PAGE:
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Systemic Inflammatory Markers in Age-Associated Cognitive Impairment and Alzheimer’s Disease

Authors
  • Kliushnik, T. P.1
  • Androsova, L. V.1
  • Mikhaylova, N. M.1
  • Kolykhalov, I. V.1
  • Zozulya, S. A.1
  • Dupin, A. M.1
  • 1 Mental Health Research Center, Moscow, Russia , Moscow (Russia)
Type
Published Article
Journal
Neuroscience and Behavioral Physiology
Publisher
Springer US
Publication Date
Mar 27, 2019
Volume
49
Issue
3
Pages
352–356
Identifiers
DOI: 10.1007/s11055-019-00739-7
Source
Springer Nature
Keywords
License
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Abstract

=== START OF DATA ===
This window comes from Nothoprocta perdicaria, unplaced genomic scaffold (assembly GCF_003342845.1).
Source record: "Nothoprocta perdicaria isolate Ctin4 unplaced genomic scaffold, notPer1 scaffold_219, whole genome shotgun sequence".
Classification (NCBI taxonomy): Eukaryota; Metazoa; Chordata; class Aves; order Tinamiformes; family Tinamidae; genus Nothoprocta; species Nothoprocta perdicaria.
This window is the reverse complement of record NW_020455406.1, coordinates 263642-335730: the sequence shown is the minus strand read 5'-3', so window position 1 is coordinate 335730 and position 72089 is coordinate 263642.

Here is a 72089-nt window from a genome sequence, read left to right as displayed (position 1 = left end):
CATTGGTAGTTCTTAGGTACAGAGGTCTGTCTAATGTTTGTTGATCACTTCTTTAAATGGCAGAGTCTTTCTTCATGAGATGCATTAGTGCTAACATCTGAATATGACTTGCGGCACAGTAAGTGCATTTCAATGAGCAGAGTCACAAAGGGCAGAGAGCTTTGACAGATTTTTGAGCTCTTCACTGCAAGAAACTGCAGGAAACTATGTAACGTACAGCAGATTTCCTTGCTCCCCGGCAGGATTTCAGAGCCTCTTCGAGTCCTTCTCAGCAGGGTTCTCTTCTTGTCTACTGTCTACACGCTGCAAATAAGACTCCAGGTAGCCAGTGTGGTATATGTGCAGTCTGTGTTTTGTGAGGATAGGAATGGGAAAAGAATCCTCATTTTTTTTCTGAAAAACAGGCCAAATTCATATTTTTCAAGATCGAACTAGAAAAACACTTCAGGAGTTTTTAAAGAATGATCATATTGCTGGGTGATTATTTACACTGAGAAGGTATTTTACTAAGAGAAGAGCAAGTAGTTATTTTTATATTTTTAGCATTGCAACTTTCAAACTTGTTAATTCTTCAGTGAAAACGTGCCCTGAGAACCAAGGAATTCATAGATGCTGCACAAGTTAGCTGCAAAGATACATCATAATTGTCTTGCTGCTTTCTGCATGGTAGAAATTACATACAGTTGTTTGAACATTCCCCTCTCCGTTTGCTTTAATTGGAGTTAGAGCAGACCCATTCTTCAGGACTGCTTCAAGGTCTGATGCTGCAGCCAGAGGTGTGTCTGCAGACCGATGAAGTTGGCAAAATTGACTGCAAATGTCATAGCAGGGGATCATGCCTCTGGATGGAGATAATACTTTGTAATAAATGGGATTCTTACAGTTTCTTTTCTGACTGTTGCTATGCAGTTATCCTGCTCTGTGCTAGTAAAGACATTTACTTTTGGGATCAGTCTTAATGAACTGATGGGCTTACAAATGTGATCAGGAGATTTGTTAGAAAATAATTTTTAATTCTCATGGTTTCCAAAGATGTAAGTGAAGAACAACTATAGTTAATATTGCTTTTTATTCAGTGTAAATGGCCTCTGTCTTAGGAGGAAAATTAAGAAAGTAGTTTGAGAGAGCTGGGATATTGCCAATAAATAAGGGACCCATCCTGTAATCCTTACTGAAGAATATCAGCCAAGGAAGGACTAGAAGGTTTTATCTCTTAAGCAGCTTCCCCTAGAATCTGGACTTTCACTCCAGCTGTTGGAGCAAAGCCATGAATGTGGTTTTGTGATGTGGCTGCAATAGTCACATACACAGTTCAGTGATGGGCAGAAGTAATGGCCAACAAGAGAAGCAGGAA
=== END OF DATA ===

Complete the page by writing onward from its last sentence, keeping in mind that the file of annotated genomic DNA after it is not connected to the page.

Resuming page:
Objectives. A set of immune markers reflecting different branches of multicomponent inflammatory reactions were assessed in mild cognitive impairment syndrome of the amnestic type (aMCI) in comparison with patients with Alzheimer’s disease (AD). A total of 67 patients aged 72 [63; 77] years with aMCI and 91 patients aged 74 [68; 79] years with AD were investigated. aMCI was diagnosed in accordance with the Petersen et al. (1999) criteria and the Dubois et al. (2014) criteria. Diagnoses of AD were made on the basis of ICD-10 and NINCDS-ADRDA criteria. The severity of dementia was determined on the basis of clinical signs using the CDR (Clinical Dementia Rating) scales and total Mini Mental State Examination (MMSE) scores. The control group consisted of 38 subjects with age and gender comparable to those of the study groups. Immunobiochemical investigations were performed using plasma. Leukocyte elastase (LE) and α1-proteinase inhibitor (α1-PI) activities were estimated spectrophotometrically and interleukin-6 (IL-6) and C-reactive protein (CRP) levels were measured using an immunoenzyme method. Results. A significant decrease in LE activity was seen in the AD group (p < 0.0001), along with increases in the activity/ levels of acute-phase proteins (α1-PI and CRP) and IL-6 (p < 0.0001, p < 0.05, and p < 0.01, respectively). Clinical-biochemical correlations were found between CDR, MMSE, and LE activity (r = –0.38, r = 0.31, p < 0.05), i.e., the more severe the cognitive decline in the state of dementia, as reflected in the MMSE and clinical symptoms, the lower the level of LE activity. Among patients with aMCI, there were significant increases in the activity/levels of α1-PI and IL-6 (p < 0.0001, p < 0.01), while only 30% of patients showed the spectrum of inflammatory markers typical of patients with AD. Conclusions. The results of this comparative analysis of the spectrum of inflammatory markers in patients with aMCI and AD suggest that about a third of aMCI patients constitute a group at extremely high risk of developing AD and require follow-up with regular assessment of the state of cognitive functions and, perhaps, of preventive therapy.

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